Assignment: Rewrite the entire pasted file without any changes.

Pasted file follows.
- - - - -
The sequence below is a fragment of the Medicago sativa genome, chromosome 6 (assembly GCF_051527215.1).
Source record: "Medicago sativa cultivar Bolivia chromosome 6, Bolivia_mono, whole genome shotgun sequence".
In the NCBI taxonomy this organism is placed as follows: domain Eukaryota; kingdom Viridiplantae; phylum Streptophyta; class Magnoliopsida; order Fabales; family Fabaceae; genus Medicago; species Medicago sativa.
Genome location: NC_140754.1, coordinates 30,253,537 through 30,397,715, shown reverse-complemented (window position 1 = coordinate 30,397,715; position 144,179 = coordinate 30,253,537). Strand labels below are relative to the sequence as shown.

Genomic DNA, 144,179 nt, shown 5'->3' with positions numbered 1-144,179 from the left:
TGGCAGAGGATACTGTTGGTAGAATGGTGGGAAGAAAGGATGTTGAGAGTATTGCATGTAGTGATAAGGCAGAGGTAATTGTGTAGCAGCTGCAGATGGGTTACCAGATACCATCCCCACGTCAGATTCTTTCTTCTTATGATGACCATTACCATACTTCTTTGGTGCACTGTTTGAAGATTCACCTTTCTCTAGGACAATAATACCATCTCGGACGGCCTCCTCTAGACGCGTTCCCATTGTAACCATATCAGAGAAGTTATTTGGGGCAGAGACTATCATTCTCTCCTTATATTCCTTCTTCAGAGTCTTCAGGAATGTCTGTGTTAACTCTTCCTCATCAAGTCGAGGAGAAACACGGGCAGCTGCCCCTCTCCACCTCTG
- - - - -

The sequence below is a fragment of the Medicago sativa genome, chromosome 6 (assembly GCF_051527215.1).
Source record: "Medicago sativa cultivar Bolivia chromosome 6, Bolivia_mono, whole genome shotgun sequence".
In the NCBI taxonomy this organism is placed as follows: domain Eukaryota; kingdom Viridiplantae; phylum Streptophyta; class Magnoliopsida; order Fabales; family Fabaceae; genus Medicago; species Medicago sativa.
Genome location: NC_140754.1, coordinates 30,253,537 through 30,397,715, shown reverse-complemented (window position 1 = coordinate 30,397,715; position 144,179 = coordinate 30,253,537). Strand labels below are relative to the sequence as shown.

Genomic DNA, 144,179 nt, shown 5'->3' with positions numbered 1-144,179 from the left:
TGGCAGAGGATACTGTTGGTAGAATGGTGGGAAGAAAGGATGTTGAGAGTATTGCATGTAGTGATAAGGCAGAGGTAATTGTGTAGCAGCTGCAGATGGGTTACCAGATACCATCCCCACGTCAGATTCTTTCTTCTTATGATGACCATTACCATACTTCTTTGGTGCACTGTTTGAAGATTCACCTTTCTCTAGGACAATAATACCATCTCGGACGGCCTCCTCTAGACGCGTTCCCATTGTAACCATATCAGAGAAGTTATTTGGGGCAGAGACTATCATTCTCTCCTTATATTCCTTCTTCAGAGTCTTCAGGAATGTCTGTGTTAACTCTTCCTCATCAAGTCGAGGAGAAACACGGGCAGCTGCCCCTCTCCACCTCTG